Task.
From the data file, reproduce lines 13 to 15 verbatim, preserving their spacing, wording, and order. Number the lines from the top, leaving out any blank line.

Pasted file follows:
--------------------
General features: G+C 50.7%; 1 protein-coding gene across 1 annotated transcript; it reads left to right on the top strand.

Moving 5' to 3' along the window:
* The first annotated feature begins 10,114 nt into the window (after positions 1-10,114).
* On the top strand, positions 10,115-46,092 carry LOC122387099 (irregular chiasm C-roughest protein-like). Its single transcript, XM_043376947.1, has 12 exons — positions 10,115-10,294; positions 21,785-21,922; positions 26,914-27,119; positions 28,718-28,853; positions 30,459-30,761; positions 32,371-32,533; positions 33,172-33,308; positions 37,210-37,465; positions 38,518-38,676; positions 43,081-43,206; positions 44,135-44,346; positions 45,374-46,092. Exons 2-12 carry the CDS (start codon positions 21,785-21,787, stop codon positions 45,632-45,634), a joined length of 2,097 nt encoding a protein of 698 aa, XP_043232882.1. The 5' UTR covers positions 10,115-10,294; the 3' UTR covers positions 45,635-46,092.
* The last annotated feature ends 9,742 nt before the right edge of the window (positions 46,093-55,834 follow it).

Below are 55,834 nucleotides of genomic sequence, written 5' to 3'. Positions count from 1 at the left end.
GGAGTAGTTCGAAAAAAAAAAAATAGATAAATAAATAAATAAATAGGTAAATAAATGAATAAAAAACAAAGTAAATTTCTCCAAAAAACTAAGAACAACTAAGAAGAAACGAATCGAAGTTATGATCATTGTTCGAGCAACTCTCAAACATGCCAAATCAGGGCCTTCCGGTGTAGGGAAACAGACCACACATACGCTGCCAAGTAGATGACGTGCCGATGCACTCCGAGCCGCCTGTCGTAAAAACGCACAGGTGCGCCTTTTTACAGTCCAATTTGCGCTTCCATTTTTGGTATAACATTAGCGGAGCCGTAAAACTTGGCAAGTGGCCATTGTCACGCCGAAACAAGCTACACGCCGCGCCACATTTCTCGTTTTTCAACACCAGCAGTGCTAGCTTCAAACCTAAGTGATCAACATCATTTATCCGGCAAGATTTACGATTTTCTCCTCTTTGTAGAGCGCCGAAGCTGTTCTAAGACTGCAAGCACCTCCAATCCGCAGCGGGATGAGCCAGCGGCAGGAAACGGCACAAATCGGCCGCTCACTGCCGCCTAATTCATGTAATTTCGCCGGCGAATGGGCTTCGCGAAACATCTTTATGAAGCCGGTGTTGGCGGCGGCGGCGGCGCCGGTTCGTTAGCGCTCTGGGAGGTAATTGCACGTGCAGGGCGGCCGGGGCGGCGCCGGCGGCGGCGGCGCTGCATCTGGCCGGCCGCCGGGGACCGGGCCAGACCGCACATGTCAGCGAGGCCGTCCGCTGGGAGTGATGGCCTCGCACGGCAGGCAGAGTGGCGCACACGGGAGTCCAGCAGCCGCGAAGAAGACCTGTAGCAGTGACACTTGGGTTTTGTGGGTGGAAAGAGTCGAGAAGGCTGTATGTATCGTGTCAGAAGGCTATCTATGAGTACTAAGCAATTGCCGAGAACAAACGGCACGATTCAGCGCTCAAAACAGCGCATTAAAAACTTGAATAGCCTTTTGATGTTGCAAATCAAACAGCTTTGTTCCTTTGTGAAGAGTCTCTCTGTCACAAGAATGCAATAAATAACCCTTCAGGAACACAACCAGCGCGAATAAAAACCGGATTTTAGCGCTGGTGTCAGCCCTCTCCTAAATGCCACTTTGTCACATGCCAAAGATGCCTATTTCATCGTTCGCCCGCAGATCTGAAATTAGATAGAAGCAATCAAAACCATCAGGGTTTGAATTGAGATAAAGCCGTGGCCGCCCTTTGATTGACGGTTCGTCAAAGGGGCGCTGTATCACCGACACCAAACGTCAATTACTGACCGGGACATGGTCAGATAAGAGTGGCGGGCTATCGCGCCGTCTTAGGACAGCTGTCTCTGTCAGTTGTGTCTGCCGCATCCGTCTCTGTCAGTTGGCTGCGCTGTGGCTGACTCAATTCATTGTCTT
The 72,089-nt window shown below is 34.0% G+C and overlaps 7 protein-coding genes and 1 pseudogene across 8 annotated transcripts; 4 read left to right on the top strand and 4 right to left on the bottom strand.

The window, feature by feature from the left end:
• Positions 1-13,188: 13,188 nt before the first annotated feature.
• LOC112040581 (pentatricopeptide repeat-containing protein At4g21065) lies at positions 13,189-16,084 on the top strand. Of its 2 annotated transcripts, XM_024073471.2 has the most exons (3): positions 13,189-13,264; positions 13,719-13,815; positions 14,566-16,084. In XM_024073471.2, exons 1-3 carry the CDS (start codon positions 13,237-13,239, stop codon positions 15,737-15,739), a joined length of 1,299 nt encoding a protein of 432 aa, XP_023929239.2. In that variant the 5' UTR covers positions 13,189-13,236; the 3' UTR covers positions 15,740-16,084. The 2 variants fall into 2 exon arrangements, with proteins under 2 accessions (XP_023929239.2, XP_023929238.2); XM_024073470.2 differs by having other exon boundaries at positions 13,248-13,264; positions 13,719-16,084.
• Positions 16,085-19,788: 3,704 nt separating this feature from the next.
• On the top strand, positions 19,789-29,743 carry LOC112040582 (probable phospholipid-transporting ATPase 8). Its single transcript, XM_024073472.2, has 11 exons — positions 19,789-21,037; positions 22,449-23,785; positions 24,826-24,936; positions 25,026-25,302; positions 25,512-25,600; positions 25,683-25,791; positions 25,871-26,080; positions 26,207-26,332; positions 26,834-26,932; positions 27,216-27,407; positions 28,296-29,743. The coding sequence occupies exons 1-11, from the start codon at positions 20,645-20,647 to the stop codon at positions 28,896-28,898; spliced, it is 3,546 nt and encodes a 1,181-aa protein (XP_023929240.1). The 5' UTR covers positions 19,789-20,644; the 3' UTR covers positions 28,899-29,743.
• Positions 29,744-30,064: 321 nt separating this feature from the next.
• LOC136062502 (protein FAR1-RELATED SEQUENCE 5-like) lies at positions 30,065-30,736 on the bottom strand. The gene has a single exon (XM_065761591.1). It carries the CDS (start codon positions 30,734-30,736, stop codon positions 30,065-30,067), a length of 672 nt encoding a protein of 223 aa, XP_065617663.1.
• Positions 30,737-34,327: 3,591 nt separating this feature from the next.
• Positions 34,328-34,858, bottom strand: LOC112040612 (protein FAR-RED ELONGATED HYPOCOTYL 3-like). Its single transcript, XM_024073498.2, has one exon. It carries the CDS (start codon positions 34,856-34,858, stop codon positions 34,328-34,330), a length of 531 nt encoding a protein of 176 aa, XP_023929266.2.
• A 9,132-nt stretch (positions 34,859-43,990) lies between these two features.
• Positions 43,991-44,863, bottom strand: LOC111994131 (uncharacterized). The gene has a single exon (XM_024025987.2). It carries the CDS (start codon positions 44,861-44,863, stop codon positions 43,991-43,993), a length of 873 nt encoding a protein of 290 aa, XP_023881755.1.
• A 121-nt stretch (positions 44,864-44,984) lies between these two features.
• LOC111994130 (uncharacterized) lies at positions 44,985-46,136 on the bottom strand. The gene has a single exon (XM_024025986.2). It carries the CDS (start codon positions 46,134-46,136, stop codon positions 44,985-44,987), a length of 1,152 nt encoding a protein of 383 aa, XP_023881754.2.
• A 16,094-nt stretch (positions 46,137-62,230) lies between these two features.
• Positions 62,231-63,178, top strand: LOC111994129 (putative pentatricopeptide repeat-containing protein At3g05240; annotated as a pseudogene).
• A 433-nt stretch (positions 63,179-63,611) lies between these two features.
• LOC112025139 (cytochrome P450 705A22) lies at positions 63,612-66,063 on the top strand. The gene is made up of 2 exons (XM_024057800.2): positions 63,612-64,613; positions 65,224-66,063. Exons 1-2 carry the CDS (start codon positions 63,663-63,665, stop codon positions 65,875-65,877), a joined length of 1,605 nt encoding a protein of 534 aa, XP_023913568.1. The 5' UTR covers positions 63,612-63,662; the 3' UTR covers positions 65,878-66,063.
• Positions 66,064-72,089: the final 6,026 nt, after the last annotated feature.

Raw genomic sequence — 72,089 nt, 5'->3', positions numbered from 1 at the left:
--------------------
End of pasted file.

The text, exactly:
• On the top strand, positions 19,789-29,743 carry LOC112040582 (probable phospholipid-transporting ATPase 8). Its single transcript, XM_024073472.2, has 11 exons — positions 19,789-21,037; positions 22,449-23,785; positions 24,826-24,936; positions 25,026-25,302; positions 25,512-25,600; positions 25,683-25,791; positions 25,871-26,080; positions 26,207-26,332; positions 26,834-26,932; positions 27,216-27,407; positions 28,296-29,743. The coding sequence occupies exons 1-11, from the start codon at positions 20,645-20,647 to the stop codon at positions 28,896-28,898; spliced, it is 3,546 nt and encodes a 1,181-aa protein (XP_023929240.1). The 5' UTR covers positions 19,789-20,644; the 3' UTR covers positions 28,899-29,743.
• Positions 29,744-30,064: 321 nt separating this feature from the next.
• LOC136062502 (protein FAR1-RELATED SEQUENCE 5-like) lies at positions 30,065-30,736 on the bottom strand. The gene has a single exon (XM_065761591.1). It carries the CDS (start codon positions 30,734-30,736, stop codon positions 30,065-30,067), a length of 672 nt encoding a protein of 223 aa, XP_065617663.1.